Growing Young

growing-youngAuthors: Kara Powell, Juke Mulder, & Brad Griffin

Publisher: Baker Books

Release Date: September 20, 2016

Rating: 5 Stars

Reviewer: Jessica Higgins

As many church congregations across the nation are aging, Growing Young provides strategies to bring young life back into your church!

One of the challenges that many churches across our nation is facing is the lack of youth and young adults participating in their church body. Many churches have members that have attended for years and are now senior adults.  The problem facing these churches is that as these senior adults begin to die off, so does the church, possibly to the effect of having to shut the doors for good.  Many of these churches have begun to recognize the importance that these young individuals play in their organization and are taking steps to make adjustments within the church.  Kara Powell, Jake Mulder, and Brad Griffin, all employees with the Fuller Youth Institute, performed a study across several churches in the United States to understand this issue and see what successful strategies that churches are implementing.

Growing Young really works to help people understand the younger generation of millennials to centennials.  How they interact, how they emphasize, and why they are so dependent on technology for communication.  In addition to this, they really layout potential strategies for church bodies that are serious about making the change to bring in accommodate these younger individuals, which does not include diluting or watering down the messages.  In fact, most people want more challenging messages.  This book is a great place to start or at least get yourself thinking about the issue.  The end of each chapter also provides some really good critical thinking/discussion questions that can help get to the meat of the matter.

I found this book really intriguing. In fact, my husband Jared decided to read it as well, which really generated some great discussion.  Jared does a lot of facility planning and master planning for churches across the southwest and he said that he has seen this issue at almost every church that he works with.  Many of these churches have aging facilities that they have deferred spending money on to keep updated, mostly because the congregation believes that the money should be spent on missions or activities, which is completely understandable.  Then when buildings and systems start to fail is when he gets called out.  Then his company and the church leadership team have to have really crucial conversations about the vision of the church compared to their current facilities need.  In most cases, this results in a realization of “we need to focus our money on our children, youth, and younger adults because that is the future.”  Very similar concept to the book.  Many of the facilities are not configured for how today generation is operating as they were constructed to the standards used in the 1950s and 1960s.  It is really interesting in how everything is connected.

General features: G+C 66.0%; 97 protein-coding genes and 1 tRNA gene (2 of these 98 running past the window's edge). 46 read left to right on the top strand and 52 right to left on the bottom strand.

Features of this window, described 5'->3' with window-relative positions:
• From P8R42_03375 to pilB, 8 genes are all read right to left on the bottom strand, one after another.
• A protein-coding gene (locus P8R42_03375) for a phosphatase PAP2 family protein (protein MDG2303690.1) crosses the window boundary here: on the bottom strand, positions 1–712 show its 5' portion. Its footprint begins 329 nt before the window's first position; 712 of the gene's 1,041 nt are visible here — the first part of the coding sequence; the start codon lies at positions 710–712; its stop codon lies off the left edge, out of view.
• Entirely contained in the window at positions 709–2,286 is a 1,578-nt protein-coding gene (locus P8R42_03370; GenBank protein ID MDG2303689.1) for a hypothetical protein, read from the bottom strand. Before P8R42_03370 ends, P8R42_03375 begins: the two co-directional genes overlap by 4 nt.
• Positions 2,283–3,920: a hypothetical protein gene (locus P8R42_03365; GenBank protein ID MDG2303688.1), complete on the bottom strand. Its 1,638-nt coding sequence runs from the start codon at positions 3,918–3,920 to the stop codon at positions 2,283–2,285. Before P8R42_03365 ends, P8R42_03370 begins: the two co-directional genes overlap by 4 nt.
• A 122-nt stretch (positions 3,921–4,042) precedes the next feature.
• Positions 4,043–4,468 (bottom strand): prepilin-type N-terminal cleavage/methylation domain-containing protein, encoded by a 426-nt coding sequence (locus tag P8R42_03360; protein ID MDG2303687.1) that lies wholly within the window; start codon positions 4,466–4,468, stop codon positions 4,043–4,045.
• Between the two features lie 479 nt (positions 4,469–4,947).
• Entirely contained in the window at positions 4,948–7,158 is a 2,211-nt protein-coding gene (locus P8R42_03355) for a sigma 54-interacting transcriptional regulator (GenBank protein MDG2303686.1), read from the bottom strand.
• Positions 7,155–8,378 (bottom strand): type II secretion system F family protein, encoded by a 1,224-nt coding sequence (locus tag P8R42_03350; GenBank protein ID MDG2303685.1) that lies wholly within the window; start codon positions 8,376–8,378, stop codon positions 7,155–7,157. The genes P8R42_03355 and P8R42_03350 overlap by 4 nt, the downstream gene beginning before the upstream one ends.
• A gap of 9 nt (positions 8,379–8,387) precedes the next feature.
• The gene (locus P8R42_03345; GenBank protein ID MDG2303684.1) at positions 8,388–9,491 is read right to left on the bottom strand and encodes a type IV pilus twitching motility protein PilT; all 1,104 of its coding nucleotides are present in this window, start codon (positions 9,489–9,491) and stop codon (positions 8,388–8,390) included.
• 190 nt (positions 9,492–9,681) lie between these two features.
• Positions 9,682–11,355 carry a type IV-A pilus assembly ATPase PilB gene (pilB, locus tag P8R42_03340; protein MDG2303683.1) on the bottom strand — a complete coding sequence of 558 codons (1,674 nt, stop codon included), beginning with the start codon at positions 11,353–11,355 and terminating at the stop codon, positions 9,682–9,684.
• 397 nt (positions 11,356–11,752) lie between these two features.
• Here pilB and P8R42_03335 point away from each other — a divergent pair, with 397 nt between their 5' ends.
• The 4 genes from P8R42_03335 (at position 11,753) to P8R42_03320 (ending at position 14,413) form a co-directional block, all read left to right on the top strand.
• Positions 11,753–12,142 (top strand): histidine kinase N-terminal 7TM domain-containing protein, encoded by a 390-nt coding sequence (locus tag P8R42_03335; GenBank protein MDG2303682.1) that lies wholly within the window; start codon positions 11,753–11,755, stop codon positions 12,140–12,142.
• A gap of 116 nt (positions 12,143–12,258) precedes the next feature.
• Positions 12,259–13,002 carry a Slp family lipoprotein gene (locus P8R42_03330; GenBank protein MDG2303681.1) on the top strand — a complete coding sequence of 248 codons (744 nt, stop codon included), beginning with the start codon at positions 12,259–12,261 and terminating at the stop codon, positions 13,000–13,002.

rowing Young is a very insightful read on this issue.  The authors did a great job of explaining the issue and the generations.  They also did a great job in laying out the strategies to help make them more successful for those they want to try this out.  I also appreciated the examples that were seen at many different churches and that it shows that no matter where you are or what size you are, you can make a difference.

If you found my discussion on the facilities portion interesting or that it may apply to you as well, Jared’s work website is www.team-psc.com.

I received a complimentary copy of this book from the publisher. The views and opinions expressed within are my own.

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